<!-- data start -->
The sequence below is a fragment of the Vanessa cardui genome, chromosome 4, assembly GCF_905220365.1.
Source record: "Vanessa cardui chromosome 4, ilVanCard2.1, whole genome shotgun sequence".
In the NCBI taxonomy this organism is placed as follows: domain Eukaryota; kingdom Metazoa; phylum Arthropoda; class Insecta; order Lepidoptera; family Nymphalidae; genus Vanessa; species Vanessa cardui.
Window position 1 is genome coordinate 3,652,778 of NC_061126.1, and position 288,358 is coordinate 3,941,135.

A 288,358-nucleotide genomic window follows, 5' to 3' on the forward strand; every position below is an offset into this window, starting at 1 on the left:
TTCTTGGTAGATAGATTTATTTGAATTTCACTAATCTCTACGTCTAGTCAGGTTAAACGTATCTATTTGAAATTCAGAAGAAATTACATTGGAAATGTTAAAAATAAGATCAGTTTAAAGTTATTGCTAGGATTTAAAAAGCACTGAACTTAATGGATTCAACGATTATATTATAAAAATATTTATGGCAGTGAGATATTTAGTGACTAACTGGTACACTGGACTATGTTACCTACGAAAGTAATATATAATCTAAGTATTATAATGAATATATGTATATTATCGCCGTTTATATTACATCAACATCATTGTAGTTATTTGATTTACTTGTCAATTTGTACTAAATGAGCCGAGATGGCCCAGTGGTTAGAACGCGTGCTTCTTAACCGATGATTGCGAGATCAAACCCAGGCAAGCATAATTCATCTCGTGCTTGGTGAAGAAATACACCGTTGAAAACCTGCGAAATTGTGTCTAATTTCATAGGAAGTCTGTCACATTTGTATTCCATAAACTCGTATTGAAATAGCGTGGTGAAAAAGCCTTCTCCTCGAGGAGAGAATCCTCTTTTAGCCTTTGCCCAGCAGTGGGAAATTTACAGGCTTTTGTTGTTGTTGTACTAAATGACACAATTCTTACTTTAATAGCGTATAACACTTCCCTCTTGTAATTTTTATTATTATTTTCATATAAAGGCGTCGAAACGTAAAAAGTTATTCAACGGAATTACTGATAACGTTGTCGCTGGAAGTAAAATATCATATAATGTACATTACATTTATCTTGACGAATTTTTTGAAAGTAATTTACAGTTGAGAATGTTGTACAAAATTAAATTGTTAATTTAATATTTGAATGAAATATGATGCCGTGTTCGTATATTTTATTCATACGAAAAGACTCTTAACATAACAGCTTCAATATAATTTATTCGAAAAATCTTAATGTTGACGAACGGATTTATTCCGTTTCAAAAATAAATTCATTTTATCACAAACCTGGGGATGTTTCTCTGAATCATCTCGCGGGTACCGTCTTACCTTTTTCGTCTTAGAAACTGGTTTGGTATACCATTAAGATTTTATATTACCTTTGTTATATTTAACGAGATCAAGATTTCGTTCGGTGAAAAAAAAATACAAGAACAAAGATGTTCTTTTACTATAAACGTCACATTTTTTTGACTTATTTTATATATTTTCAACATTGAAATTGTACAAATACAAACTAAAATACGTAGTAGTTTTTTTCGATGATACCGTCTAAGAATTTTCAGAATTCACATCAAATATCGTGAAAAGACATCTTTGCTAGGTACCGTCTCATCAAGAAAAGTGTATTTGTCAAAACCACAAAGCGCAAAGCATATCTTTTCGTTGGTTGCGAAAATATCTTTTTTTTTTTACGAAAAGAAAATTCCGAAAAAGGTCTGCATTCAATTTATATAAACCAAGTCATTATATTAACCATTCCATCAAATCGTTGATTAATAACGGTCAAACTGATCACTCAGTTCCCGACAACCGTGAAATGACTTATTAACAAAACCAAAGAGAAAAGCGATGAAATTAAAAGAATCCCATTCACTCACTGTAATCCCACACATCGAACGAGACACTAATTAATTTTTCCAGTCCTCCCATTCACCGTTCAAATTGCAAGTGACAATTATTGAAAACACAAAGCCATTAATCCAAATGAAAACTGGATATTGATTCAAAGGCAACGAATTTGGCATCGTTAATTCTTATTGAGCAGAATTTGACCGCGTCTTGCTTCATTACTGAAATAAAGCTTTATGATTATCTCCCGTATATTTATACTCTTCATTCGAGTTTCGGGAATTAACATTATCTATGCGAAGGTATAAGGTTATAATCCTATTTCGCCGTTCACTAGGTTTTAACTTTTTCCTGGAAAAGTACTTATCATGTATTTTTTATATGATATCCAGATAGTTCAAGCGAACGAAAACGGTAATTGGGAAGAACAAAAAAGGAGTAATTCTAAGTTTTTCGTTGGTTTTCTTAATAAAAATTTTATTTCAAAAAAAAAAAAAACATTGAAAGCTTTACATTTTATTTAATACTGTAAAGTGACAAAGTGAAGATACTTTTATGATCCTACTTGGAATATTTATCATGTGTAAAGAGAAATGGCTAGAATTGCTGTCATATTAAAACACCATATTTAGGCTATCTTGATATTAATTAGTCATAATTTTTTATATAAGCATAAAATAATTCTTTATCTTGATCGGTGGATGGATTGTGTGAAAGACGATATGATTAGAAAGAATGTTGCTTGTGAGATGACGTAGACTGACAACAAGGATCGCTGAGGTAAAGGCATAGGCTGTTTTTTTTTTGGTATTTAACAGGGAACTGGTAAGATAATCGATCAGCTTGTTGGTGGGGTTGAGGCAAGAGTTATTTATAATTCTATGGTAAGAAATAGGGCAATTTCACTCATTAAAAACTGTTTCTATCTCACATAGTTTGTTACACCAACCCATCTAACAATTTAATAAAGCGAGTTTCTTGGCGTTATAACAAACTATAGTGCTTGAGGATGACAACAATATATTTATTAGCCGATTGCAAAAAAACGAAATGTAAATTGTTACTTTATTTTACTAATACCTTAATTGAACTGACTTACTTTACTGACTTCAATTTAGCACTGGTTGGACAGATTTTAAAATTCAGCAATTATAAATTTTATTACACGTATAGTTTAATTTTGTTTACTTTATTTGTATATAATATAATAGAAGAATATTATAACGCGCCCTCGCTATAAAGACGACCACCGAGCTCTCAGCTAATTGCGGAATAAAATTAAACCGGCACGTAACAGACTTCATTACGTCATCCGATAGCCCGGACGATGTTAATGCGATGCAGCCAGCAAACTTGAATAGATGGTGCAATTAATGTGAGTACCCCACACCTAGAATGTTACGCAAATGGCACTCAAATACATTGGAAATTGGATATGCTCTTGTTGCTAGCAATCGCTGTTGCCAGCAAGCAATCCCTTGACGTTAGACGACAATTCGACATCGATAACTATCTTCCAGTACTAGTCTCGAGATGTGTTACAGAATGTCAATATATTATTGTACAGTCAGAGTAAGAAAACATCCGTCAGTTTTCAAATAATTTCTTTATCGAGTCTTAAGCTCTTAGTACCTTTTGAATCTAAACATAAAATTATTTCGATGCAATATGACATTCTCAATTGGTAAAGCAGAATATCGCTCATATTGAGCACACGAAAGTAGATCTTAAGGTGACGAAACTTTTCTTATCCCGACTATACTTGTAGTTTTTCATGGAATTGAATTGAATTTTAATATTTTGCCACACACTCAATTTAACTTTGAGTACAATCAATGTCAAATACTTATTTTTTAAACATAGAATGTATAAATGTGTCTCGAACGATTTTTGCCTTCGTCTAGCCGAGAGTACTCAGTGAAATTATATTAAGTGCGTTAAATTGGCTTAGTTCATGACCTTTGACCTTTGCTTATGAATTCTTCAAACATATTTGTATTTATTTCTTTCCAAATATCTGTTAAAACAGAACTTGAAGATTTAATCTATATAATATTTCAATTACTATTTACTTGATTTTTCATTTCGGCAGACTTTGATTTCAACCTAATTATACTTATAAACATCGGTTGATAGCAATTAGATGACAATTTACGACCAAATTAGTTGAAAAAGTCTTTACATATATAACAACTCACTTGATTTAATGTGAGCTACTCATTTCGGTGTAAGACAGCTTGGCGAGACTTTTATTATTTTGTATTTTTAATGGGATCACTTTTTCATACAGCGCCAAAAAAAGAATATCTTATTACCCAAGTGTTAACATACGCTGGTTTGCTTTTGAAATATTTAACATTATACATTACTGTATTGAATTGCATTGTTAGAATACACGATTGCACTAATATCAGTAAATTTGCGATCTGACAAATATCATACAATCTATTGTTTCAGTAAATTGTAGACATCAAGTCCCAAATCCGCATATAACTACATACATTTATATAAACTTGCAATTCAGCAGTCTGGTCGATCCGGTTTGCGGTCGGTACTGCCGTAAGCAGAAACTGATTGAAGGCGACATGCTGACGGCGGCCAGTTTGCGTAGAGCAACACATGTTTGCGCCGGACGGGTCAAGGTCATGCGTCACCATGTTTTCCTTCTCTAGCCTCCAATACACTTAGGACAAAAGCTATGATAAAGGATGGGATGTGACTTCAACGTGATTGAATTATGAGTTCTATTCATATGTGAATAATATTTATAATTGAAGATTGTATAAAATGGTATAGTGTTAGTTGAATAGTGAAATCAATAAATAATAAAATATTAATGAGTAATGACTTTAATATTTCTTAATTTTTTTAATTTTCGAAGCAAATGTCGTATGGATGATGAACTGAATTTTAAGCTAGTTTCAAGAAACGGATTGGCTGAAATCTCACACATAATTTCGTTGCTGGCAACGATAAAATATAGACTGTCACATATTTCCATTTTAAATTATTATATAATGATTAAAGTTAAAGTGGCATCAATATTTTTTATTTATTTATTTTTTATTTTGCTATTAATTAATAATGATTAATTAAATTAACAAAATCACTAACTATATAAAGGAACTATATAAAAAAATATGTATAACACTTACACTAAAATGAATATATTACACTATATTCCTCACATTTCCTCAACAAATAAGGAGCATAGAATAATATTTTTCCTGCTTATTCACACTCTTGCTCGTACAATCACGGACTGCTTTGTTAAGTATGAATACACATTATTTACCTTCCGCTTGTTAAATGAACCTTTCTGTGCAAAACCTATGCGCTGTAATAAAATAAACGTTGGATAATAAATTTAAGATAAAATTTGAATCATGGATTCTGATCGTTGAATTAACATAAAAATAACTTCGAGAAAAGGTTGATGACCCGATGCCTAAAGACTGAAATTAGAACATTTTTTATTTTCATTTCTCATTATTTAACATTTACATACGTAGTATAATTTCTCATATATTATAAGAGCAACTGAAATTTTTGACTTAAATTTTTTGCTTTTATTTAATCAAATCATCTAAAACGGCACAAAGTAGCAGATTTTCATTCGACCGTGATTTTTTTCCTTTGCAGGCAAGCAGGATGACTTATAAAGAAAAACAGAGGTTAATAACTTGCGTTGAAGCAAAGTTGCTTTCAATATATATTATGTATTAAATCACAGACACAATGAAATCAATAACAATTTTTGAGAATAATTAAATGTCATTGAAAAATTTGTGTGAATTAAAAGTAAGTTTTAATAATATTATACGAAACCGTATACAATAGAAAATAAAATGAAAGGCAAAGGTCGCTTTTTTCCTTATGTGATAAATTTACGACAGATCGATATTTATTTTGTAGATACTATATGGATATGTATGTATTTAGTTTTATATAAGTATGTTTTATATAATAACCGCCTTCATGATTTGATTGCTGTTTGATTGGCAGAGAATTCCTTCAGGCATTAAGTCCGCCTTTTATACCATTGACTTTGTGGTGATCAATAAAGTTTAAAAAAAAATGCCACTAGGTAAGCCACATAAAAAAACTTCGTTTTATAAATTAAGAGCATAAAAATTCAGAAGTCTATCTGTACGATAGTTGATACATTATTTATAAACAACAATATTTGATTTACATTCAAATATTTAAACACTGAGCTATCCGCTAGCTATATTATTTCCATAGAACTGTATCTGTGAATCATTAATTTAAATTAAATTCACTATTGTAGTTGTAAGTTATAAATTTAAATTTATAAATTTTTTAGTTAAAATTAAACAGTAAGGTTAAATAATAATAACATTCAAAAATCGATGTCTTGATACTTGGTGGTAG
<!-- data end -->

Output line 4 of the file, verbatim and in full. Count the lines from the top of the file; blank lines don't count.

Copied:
Window position 1 is genome coordinate 3,652,778 of NC_061126.1, and position 288,358 is coordinate 3,941,135.